Industrial action could cause serious disruption to rail freight movements to and from Britain’s major ports.
More than 700 workers have been balloted by the Rail, Maritime and Transport Workers union (RMT) over possible strike action. According to the union, the rail freight company plans to cut jobs, impose a pay freeze, introduce zero-hours contracts and alter working conditions for hundreds of staff.
The Independent reported that the union also announced that 250 of its members employed by Nexus on the Tyne and Wear Metro are to be balloted for strikes in a separate dispute over jobs and conditions.
Montenegrin aluminium workers protest over unpaid wages
On February 9, in Podgorica, aluminium workers demanded unpaid wages and an immediate restart of suspended production at the Kombinat Aluminijuma Podgorica (KAP), a Russian-owned plant.
Reuters reported that metal workers from the central town of Niksic and tobacco workers from Podgorica said they would also later rally at Montenegro’s main government building.
Bosnian aluminium workers protest
Workers at Bosnia’s only aluminium producer Birac protested February 9 in Banja Luka, demanding wages and government support to offset falling metal prices.
According to Reuters, amongst the banners carried by the protestors were those reading, “The Factory is Our Life” and “Who will Feed our Children?”
Egypt: Rail workers strike over broken pay agreements
Rail workers at a workshop in Kom Abu Radi in al-Wasta went on strike February 9, demanding the implementation of earlier promises of increased monthly incentives.
According to reports by al-Youm al-Sabi, clashes took place between workers and central security forces as they gathered in the station in al-Wasta, stopping some trains.
At least ten workers and one officer were injured.
The strike continued February 11. A meeting was held with the manager of the company for railway services on Wednesday, where he agreed to implement some of the demands of the workers. No union officials took part in the meeting, according to the workers.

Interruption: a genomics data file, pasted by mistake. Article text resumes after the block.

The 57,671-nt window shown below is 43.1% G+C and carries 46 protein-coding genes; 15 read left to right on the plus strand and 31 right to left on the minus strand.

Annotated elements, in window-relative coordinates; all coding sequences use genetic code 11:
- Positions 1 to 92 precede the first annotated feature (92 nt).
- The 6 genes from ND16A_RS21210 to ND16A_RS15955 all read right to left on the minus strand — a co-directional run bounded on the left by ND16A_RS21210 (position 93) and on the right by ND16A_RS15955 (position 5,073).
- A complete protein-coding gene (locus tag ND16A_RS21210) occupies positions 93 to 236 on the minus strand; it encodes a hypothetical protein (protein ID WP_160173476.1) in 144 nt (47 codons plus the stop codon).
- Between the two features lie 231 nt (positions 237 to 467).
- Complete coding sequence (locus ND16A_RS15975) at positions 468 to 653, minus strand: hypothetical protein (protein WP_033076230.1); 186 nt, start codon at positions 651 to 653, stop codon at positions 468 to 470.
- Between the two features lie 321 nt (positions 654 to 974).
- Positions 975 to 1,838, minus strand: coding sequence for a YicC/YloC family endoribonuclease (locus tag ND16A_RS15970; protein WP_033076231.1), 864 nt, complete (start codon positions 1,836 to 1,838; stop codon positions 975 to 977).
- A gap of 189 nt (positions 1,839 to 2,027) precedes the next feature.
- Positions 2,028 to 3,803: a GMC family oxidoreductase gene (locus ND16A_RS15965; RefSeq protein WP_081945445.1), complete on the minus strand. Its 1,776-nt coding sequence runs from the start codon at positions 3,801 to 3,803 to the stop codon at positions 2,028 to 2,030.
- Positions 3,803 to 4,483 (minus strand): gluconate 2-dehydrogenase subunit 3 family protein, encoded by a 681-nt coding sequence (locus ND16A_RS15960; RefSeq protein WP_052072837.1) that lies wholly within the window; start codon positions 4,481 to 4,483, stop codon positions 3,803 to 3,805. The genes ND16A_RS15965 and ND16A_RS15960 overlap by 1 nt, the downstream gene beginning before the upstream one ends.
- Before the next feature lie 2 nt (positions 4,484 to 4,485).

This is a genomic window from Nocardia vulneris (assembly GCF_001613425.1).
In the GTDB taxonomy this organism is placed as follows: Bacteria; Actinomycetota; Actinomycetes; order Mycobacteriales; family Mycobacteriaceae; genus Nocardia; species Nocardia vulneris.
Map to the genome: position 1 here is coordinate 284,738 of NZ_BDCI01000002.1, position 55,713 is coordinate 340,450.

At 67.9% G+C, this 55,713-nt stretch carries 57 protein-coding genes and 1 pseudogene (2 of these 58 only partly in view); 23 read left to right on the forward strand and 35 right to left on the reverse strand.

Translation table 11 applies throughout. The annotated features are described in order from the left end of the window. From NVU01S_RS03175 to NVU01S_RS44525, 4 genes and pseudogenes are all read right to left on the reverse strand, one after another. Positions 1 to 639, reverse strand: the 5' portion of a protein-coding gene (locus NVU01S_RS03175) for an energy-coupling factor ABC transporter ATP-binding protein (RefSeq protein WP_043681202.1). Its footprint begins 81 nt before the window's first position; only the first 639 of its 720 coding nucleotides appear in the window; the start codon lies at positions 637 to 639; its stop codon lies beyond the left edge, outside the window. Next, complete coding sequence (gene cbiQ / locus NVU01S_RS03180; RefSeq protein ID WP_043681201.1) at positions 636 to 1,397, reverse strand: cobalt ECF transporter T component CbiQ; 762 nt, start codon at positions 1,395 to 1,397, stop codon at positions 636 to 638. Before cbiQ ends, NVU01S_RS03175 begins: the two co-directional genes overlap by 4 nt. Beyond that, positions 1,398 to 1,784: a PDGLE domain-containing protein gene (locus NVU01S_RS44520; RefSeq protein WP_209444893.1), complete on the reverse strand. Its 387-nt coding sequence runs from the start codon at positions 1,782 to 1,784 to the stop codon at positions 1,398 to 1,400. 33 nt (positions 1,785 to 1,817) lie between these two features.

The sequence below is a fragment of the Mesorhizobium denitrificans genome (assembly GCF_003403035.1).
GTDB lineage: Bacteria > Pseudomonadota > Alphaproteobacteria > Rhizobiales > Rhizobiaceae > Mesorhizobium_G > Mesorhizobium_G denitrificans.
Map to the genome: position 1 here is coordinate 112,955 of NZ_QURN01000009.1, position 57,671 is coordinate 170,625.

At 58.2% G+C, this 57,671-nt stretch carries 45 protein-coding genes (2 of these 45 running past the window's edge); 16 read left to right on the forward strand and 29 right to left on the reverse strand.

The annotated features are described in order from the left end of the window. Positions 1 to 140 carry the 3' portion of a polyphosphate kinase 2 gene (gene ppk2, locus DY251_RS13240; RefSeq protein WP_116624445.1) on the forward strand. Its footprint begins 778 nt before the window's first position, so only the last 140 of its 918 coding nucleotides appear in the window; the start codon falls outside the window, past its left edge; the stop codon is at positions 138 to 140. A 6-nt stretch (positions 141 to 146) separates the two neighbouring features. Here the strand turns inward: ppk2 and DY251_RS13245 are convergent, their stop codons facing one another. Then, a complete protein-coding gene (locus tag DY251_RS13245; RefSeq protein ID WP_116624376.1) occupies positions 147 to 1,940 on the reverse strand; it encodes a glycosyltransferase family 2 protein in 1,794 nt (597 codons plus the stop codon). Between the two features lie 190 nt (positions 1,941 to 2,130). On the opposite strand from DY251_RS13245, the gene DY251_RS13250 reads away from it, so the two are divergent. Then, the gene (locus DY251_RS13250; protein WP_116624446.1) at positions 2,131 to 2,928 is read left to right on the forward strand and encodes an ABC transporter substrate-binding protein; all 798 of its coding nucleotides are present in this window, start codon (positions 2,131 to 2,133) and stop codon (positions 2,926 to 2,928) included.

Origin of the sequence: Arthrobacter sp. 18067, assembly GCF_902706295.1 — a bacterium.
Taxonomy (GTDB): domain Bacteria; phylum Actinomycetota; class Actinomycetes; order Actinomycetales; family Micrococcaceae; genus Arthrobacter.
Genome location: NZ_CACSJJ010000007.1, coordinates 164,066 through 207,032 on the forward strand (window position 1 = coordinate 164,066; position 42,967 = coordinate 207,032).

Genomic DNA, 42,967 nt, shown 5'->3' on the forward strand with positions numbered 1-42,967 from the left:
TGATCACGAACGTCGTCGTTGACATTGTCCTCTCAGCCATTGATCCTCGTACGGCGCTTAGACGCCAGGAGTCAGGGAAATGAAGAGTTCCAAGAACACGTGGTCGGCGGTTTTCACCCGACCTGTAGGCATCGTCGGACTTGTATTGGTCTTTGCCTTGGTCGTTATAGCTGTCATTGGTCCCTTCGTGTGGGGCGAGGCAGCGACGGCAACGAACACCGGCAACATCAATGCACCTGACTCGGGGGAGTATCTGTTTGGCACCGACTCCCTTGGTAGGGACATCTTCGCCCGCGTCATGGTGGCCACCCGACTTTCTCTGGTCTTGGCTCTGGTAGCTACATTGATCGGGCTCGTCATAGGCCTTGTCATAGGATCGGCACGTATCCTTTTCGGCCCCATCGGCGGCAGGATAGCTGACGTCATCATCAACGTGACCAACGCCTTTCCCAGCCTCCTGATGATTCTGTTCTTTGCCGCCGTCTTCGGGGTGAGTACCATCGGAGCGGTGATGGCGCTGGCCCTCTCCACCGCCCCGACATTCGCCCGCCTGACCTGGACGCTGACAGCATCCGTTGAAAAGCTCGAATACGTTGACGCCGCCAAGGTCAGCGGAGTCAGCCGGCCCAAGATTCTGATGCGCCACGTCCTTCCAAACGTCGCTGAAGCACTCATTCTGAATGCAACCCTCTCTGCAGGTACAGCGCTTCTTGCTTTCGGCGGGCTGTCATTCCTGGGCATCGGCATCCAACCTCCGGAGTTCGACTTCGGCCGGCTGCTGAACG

Iraq: State petrochemical company uses military to attack workers’ protest
On January 28, a demonstration in Basra to demand the payment of wage arrears from one of the many state-operated petrochemical facilities in the south of the country was attacked by the Iraqi military.
The army intervened in the peaceful protest and took protesters to a military holding camp for interrogation.
On February 2, management of the company began its own inquiry into the peaceful right of assembly, and targeted four workers with leading the protest: Kifaah Hassan Ibraheem, Qasim Abbas Muhsin, Kareem Johi Sahan, and Waleed Salih.
The union is filing complaints with the government over the company’s handling of this dispute.
Zimbabwe government hires retirees to run trains after mass walkout
Following a mass walkout by rail workers in early January—to demand annual salaries of 3,000 South African rand (US$309) for the lowest paid employees—the Zimbabwe government is now hiring retired rail workers to replace the strikers and run the trains. The Zimbabwean dollar is now effectively worthless due to hyperinflation.
Half of the wagons owned by the National Railways of Zimbabwe (NRZ) are derelict because there is no foreign currency to import spare parts. A deal with China to modernize equipment did not go ahead because Zimbabwe was unable to raise the required deposit.
Nigerian oil workers threaten strike due to safety concerns
Nigerian oil workers threatened a national strike from February 11 onwards due to the increasing level of risk. The strike was cancelled at the last minute, but workers at Total Oil facility in Port Harcourt went ahead with their strike.
The workers belong to the National Union of Petroleum and Natural Gas workers (NUPENG) and Petroleum and Natural Gas Senior Staff Association (PENGASSAN). The president of NUPENG said earlier, “We are not going on strike; we are going to just stay away from work since we can no longer work with any assurance to the safety of our lives and that of our families.”
The unions gave the government a 21-day ultimatum, but that ran out at the start of February.